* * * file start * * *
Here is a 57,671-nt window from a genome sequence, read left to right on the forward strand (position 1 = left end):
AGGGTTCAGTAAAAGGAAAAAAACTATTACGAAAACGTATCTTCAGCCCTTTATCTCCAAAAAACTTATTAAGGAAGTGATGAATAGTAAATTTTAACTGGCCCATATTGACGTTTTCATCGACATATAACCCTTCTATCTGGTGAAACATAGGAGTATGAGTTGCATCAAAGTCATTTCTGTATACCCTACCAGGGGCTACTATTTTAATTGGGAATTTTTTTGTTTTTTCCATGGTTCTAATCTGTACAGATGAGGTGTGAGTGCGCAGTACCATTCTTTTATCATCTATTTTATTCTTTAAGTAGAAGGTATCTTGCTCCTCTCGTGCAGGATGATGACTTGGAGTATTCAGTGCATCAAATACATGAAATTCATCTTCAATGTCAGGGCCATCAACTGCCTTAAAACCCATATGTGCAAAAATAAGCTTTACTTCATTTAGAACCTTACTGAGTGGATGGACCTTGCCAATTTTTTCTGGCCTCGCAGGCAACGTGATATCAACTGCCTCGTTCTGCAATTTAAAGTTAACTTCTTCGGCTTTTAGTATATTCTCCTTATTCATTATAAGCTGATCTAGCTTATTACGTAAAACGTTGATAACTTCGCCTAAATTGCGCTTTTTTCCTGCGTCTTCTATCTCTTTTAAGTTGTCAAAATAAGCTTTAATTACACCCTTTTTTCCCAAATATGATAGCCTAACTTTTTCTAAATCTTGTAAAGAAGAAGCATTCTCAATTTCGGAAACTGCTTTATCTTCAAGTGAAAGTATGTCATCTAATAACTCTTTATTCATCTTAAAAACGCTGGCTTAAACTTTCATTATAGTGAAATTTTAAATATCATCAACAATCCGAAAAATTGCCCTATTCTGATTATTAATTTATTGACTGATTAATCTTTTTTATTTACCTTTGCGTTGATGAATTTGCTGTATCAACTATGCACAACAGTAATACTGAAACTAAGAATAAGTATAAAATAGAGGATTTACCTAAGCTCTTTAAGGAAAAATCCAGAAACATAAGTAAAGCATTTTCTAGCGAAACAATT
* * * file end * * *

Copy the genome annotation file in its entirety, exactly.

Here is a 57,671-nt window from a genome sequence, read left to right on the forward strand (position 1 = left end):
AGGGTTCAGTAAAAGGAAAAAAACTATTACGAAAACGTATCTTCAGCCCTTTATCTCCAAAAAACTTATTAAGGAAGTGATGAATAGTAAATTTTAACTGGCCCATATTGACGTTTTCATCGACATATAACCCTTCTATCTGGTGAAACATAGGAGTATGAGTTGCATCAAAGTCATTTCTGTATACCCTACCAGGGGCTACTATTTTAATTGGGAATTTTTTTGTTTTTTCCATGGTTCTAATCTGTACAGATGAGGTGTGAGTGCGCAGTACCATTCTTTTATCATCTATTTTATTCTTTAAGTAGAAGGTATCTTGCTCCTCTCGTGCAGGATGATGACTTGGAGTATTCAGTGCATCAAATACATGAAATTCATCTTCAATGTCAGGGCCATCAACTGCCTTAAAACCCATATGTGCAAAAATAAGCTTTACTTCATTTAGAACCTTACTGAGTGGATGGACCTTGCCAATTTTTTCTGGCCTCGCAGGCAACGTGATATCAACTGCCTCGTTCTGCAATTTAAAGTTAACTTCTTCGGCTTTTAGTATATTCTCCTTATTCATTATAAGCTGATCTAGCTTATTACGTAAAACGTTGATAACTTCGCCTAAATTGCGCTTTTTTCCTGCGTCTTCTATCTCTTTTAAGTTGTCAAAATAAGCTTTAATTACACCCTTTTTTCCCAAATATGATAGCCTAACTTTTTCTAAATCTTGTAAAGAAGAAGCATTCTCAATTTCGGAAACTGCTTTATCTTCAAGTGAAAGTATGTCATCTAATAACTCTTTATTCATCTTAAAAACGCTGGCTTAAACTTTCATTATAGTGAAATTTTAAATATCATCAACAATCCGAAAAATTGCCCTATTCTGATTATTAATTTATTGACTGATTAATCTTTTTTATTTACCTTTGCGTTGATGAATTTGCTGTATCAACTATGCACAACAGTAATACTGAAACTAAGAATAAGTATAAAATAGAGGATTTACCTAAGCTCTTTAAGGAAAAATCCAGAAACATAAGTAAAGCATTTTCTAGCGAAACAATT